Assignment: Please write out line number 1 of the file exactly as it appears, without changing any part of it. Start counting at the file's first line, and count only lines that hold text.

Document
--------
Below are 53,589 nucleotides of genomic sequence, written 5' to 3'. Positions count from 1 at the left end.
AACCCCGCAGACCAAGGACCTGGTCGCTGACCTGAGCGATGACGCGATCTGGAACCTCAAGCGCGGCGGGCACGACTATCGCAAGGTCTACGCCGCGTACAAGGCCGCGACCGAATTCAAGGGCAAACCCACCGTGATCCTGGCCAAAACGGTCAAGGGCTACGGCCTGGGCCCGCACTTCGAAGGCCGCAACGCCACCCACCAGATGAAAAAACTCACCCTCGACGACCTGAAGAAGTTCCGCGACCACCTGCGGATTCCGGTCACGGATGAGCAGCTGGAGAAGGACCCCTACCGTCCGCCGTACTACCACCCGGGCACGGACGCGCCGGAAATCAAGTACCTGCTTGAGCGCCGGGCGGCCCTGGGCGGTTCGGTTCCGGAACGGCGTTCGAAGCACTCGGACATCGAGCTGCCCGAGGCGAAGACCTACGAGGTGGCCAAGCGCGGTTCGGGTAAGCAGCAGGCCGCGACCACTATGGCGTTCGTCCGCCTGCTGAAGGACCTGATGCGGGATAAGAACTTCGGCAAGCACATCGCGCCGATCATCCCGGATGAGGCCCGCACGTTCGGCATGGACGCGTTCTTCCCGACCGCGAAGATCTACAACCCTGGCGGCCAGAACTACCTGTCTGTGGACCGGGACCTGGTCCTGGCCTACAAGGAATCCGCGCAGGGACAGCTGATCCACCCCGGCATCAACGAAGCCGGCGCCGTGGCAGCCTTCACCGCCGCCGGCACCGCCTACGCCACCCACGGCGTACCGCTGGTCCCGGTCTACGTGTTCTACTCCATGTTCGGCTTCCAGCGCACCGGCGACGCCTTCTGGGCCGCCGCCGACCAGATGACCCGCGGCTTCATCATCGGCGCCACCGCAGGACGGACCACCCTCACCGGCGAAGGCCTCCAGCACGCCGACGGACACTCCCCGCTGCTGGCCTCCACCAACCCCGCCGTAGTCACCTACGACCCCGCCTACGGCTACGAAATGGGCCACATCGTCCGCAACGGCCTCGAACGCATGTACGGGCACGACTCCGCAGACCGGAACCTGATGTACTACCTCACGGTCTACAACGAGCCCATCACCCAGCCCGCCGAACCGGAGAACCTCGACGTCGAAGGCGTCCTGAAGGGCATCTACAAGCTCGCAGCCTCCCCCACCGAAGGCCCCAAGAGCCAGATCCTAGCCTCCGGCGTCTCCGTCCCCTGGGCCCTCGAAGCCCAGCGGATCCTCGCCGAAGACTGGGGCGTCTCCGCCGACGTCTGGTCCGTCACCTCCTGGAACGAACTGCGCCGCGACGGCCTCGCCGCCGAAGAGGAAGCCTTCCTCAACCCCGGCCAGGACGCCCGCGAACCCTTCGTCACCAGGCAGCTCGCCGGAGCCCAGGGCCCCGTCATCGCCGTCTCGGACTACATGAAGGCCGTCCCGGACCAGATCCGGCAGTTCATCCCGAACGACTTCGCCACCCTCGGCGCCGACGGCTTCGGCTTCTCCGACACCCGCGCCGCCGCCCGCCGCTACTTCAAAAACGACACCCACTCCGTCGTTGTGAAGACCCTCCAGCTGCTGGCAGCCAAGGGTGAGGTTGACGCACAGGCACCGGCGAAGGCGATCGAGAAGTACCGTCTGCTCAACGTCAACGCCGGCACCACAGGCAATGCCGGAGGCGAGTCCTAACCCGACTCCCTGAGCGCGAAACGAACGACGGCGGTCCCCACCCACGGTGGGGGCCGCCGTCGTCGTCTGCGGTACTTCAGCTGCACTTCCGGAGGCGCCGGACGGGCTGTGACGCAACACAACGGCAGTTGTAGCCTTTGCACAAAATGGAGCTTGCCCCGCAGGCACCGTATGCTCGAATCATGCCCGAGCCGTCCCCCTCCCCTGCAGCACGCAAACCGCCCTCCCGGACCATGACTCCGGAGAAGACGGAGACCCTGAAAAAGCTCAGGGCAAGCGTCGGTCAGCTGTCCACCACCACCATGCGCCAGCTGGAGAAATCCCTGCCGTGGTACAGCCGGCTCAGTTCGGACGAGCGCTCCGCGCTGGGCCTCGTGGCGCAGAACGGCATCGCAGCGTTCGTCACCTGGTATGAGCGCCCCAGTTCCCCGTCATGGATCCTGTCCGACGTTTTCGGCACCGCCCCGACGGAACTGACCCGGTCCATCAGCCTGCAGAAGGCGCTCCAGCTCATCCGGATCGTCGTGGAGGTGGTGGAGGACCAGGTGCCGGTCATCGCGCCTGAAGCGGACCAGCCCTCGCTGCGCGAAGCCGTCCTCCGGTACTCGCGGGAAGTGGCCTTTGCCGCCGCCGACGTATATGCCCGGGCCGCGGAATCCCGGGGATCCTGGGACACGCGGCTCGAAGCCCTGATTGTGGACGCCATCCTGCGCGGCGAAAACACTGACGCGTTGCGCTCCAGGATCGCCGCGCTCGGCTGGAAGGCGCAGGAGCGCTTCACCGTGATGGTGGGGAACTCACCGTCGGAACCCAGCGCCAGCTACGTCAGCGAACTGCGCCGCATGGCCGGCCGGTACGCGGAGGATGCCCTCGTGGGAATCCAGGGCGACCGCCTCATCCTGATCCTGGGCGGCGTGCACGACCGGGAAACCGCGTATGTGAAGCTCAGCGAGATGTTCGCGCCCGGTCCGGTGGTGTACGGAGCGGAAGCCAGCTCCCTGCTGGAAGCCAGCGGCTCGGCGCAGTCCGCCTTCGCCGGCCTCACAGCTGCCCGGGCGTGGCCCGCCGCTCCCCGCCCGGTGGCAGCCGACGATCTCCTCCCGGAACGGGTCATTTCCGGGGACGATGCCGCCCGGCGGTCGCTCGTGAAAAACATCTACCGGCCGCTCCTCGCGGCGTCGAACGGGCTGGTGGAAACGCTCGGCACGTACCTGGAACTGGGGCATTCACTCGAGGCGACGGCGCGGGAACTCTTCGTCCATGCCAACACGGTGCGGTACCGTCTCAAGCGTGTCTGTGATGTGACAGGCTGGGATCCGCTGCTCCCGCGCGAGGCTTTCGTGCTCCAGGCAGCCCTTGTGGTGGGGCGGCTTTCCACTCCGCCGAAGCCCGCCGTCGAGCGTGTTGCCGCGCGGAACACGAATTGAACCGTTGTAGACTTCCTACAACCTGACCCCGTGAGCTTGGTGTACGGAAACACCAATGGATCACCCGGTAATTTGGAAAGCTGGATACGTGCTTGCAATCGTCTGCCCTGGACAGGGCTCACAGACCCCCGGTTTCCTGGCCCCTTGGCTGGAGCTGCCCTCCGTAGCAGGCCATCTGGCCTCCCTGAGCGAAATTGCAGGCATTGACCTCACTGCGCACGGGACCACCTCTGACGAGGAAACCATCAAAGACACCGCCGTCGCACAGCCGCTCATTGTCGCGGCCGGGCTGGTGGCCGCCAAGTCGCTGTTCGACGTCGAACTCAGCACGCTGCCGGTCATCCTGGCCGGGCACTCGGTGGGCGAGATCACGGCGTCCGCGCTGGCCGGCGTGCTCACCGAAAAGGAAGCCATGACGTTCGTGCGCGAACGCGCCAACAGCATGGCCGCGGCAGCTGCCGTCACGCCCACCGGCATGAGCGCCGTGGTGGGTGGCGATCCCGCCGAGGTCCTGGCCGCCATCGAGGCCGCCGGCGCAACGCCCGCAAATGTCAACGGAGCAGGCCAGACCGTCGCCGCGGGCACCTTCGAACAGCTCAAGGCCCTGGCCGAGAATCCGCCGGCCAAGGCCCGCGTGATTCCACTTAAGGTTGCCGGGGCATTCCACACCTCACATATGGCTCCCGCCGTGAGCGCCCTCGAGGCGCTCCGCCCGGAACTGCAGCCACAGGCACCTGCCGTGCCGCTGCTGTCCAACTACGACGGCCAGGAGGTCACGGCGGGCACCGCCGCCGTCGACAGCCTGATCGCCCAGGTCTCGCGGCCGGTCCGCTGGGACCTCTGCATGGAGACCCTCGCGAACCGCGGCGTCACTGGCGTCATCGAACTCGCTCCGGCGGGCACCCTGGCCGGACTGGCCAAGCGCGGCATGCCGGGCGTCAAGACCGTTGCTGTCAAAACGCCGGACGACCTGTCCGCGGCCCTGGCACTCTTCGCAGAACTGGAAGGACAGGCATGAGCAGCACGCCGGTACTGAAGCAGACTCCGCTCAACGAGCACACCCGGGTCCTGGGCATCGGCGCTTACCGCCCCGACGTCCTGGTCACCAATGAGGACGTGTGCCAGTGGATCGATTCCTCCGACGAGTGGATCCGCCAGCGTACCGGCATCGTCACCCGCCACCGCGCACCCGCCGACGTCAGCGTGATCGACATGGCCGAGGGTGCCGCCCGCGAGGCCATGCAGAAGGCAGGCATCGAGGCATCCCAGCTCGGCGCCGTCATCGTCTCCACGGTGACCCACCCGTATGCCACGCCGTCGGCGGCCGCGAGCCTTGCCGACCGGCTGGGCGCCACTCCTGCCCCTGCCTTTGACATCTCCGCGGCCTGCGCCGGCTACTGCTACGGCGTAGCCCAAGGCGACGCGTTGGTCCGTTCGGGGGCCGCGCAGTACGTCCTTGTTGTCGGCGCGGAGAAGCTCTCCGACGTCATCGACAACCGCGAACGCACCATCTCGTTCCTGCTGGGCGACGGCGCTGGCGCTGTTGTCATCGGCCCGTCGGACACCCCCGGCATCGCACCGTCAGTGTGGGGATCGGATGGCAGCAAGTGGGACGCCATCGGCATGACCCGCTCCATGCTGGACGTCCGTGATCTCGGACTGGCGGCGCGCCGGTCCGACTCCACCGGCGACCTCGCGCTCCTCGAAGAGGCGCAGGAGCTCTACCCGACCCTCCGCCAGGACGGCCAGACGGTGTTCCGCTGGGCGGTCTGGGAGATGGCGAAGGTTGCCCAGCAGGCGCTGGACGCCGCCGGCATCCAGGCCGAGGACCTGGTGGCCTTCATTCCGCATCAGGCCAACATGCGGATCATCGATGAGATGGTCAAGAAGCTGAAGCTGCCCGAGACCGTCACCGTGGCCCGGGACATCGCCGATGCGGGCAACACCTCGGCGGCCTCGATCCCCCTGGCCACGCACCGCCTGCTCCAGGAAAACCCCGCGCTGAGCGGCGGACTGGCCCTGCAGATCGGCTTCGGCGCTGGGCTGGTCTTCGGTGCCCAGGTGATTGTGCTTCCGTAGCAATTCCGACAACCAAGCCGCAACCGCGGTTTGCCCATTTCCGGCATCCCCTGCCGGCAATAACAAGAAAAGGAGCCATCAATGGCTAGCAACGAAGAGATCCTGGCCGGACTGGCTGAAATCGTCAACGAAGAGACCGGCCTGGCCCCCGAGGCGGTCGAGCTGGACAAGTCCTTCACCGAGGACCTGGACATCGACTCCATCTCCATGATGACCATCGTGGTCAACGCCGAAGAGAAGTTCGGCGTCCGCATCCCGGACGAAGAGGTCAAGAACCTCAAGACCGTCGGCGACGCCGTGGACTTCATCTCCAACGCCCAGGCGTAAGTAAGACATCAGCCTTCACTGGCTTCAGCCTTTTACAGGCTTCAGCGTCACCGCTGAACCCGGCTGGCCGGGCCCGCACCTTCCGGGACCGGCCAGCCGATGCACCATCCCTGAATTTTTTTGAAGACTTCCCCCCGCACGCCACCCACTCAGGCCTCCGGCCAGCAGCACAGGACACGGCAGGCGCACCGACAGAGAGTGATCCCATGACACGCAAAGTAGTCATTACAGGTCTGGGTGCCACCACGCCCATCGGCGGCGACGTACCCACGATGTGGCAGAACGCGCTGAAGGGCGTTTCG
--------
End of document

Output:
Below are 53,589 nucleotides of genomic sequence, written 5' to 3'. Positions count from 1 at the left end.